Debunk Those Jell-O Grief Myths!
Contrary to popular advice, what if we never actually "get over" certain deaths - and that advice to "get over it" is just shaky Jell-O? What if it is not even possible to "get over" it? What if the secret to deep compassion and empathy is our own awareness of the fragile beauty of what we lost?
Well-meaning friends and family often offer us the same pretty Jell-O platitudes that they were served in their crisis. But sadly, they discovered that they could not find any substance to it and it even melts under heat. Our culture teaches us to acquire but leaves us ill-equipped to deal with loss and now they too are at a loss to offer you anything better.
Here are some of those common myths of grief that we pass from generation to generation. Don’t plan to build your recovery on them, they just won't hold up.
1. The Myth: Isn’t it time you moved on? The truth is we can't - grief takes longer then most people think. We can't zip-lock our broken heart, drop it in the deep freeze and soldier on without it. Some of us have heroically tried this but as time goes by, we wonder why we feel flat and dead. This is what happens when we try to live from our logic not our hearts – in a kind of detached Mr. Spock style. To enjoy great love means we suffer greatly at its loss, after all, grief is love turned inside-out. I loved my granddaughter even before she was born and was overwhelmed with joy at her birth. Grief can also overwhelm us, not with joy, but with a crushing, suffocating avalanche of pain. We hurt deeply because we loved deeply, and the more we loved, the more avalanche there is to dig through. But dig we must, otherwise our hearts can freeze over. We are the ones who know how deep that avalanche is and the delicateness of the process and the timing.
2. The Myth: You should stay busy. A very busy social calendar, or excessive working, shopping, exercise, internet, eating or sex, drugs and alcohol will all drag grief on because of avoidance. You do forget your grief in your busyness, the ache will still be there afterwards. As time passes, the unprocessed grief gets stuck in you like old baked-on food turning smelly and moldy, and becomes harder to deal with. Take the time to face the broken dreams, to sit in the rubble and sort out who you were, who they were and what you really lost. You will discover the special and beautiful things in the ashes, dig them out, shine them up and use them in your own rebuilding. You will become an updated and better you, more accurately reflecting what you deeply value.
3. The Myth: Time heals all wounds. The truth is time itself does not heal, but what you do with the time helps you to heal. Healing from loss is like an amputee who has to deal with great pain and has to have the wound cleansed and the dressings changed for healing. Even then, they have to learn new ways of doing and being and how to live around their loss. When my son was killed, I felt like my arm was ripped off taking a huge chunk of my heart with it. It felt like an amputation: I was in shock then in profound pain and anger while learning to live a new way of being and in a new normal that I never wanted. To heal, I had to let the grief happen – it seemed to have a mind of its own. It is not a linear path through stages, but more like a switchback out of a dark valley. I also needed to complete my relationship with him and to express the depths of my loss. In the evenings, after the busyness of the day, grief exploded through the barn doors of control and I wept until I had no tears left. Not everyone cries though. A friend mindlessly filed her nails for hours on end while men often will often pound nails into boards for hours on end - or sigh. Grief and loss breaks us into pieces and time heals but only if we properly care for our wound for maximum healing.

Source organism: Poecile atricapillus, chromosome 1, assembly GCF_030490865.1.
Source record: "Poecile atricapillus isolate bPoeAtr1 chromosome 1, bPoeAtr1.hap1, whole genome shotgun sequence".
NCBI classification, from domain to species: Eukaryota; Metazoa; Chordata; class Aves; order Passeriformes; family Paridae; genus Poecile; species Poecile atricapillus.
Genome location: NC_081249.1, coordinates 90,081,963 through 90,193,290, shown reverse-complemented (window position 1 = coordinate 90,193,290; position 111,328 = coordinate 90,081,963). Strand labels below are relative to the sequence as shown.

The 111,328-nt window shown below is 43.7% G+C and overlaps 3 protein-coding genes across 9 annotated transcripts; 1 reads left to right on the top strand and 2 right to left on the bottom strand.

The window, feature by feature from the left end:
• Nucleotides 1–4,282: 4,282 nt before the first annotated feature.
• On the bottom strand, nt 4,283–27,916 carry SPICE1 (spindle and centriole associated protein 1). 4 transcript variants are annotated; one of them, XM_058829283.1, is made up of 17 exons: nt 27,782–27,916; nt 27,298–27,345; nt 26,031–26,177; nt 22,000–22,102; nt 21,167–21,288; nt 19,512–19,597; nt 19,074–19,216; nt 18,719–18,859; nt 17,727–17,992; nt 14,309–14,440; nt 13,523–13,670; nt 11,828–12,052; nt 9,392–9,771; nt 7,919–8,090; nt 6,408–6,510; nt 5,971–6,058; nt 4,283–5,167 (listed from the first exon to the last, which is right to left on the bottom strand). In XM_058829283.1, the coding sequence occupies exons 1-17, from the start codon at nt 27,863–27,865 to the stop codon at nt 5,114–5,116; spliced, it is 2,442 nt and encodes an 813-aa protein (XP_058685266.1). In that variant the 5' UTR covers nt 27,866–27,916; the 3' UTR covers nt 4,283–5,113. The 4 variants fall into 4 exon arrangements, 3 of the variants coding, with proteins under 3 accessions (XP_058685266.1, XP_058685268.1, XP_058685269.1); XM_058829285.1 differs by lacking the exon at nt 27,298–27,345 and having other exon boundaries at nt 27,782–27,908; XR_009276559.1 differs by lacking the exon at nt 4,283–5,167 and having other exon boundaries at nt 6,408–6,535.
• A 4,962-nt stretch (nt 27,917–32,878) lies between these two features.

4. The Myth: Be strong. It is a version of “Big Boys and girls don’t cry,” from a society that does not know how to handle the strong and natural emotions of loss. "Be strong" is an appeal to use our intellect to deal with emotional pain. But the problem is that the brain is not broken, the heart is. We may try to pretend our devastated emotions are doing okay especially if now we feel ashamed of them too. It is more helpful to let the dam break in a place you feel accepted and safe. Men like to do that alone in the car where they don’t have to be strong for anyone!
5. The Myth: Don’t talk about the loved one. Friends think they are saving you grief by not talking about your loved one. They may try to convince you to do the same but the opposite is true! A year after my son died, I joined his friends for an awards ceremony for Hope Rises, a documentary that he helped to create. My heart sang to hear his name and it soared when one after another, they told great stories about, my son, Ben that I had never heard – like he was alive again.
We have the heartbreaking and exhausting assignment of walking out of the valley of the shadow of death. Let’s debunk these wimpy unsubstantial myths that left us burning our energy and wondering why we are not making progress. Instead, knowing we do not "get over" or ever forget our loved one, let's use the loss to transform us. It is time to abandon shaky weak Jell-O ideas so we can replace them with ideas that really help.
More on that next time.
Blessings, take heart and keep moving forward through the dark valley - light is coming.
For more helpful blog articles scroll down. Included are Birthday Parties in Heaven, He is not here, Just tell Me What Happened and The Worst Nightmare plus helpful Renewing Resilience Tips.
If you are facing loss, get the support you need. For additional resources, including a no-obligation personal coaching session, on, "Find your gold for healing the heartbreak" with Helga Bender MThS, click here.
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